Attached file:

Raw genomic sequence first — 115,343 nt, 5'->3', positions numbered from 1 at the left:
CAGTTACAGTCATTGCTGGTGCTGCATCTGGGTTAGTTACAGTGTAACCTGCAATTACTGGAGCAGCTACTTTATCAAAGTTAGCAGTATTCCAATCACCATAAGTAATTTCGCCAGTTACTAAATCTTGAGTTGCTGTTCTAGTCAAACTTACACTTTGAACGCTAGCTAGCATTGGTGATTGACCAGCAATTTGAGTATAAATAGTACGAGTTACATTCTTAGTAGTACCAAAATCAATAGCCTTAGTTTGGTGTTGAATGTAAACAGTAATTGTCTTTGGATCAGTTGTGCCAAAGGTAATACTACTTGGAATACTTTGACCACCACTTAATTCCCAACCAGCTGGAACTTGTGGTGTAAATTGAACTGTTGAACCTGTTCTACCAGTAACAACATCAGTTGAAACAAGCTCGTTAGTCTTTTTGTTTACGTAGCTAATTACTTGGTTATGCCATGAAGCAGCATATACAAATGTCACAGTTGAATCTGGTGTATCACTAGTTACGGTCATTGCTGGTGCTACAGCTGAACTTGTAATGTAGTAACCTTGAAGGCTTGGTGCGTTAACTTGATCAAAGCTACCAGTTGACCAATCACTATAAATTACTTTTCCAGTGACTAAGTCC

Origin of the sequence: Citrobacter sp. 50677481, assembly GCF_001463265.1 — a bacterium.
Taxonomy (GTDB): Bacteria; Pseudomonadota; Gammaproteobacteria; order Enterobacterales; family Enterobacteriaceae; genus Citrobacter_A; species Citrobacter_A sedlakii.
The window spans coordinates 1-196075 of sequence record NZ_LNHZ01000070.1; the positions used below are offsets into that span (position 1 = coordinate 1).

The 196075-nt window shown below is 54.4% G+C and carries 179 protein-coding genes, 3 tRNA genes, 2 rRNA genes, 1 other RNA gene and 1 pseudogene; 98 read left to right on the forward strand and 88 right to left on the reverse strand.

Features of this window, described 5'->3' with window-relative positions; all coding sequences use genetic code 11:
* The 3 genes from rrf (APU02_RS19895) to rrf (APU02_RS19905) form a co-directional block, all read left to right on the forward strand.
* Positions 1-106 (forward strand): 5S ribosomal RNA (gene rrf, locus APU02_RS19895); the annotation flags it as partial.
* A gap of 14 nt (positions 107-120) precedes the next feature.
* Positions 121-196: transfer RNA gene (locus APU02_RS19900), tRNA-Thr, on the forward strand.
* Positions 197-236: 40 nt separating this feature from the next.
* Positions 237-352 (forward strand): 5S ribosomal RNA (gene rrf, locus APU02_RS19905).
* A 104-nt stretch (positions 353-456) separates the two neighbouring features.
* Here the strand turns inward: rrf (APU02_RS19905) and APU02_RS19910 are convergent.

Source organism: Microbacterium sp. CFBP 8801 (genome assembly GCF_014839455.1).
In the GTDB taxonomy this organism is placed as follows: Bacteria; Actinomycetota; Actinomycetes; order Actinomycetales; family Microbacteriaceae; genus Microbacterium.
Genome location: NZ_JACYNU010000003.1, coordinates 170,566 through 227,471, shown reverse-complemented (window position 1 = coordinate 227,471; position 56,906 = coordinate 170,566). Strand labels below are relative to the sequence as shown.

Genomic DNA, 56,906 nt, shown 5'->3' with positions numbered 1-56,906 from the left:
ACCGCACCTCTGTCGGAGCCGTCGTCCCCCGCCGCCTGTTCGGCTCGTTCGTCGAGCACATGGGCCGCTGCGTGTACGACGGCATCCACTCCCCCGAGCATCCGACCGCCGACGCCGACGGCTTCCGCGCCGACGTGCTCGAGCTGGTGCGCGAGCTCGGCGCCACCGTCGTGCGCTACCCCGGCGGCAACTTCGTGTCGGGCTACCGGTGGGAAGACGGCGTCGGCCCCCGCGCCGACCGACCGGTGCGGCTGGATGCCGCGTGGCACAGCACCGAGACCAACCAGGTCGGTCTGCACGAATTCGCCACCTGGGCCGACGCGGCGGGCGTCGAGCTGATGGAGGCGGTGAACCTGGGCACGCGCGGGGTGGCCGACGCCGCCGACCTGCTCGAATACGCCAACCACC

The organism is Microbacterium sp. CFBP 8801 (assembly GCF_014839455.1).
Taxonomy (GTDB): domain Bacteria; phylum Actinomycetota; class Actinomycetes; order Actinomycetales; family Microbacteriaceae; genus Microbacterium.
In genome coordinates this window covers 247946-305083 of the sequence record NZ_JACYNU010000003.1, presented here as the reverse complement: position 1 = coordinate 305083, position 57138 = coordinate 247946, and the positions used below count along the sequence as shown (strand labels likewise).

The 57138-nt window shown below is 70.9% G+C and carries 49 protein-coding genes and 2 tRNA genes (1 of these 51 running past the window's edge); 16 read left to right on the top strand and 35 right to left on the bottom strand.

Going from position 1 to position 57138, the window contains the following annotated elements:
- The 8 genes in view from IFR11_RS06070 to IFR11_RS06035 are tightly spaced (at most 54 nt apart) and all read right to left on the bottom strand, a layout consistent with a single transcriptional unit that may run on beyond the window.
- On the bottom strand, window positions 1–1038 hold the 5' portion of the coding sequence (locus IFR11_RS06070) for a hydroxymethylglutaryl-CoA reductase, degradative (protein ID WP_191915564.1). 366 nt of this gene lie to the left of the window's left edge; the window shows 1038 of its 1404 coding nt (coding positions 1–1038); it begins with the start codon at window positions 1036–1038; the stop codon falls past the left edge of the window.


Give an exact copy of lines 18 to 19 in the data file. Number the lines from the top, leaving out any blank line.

Genome location: NZ_JACYNU010000003.1, coordinates 170,566 through 227,471, shown reverse-complemented (window position 1 = coordinate 227,471; position 56,906 = coordinate 170,566). Strand labels below are relative to the sequence as shown.

Genomic DNA, 56,906 nt, shown 5'->3' with positions numbered 1-56,906 from the left: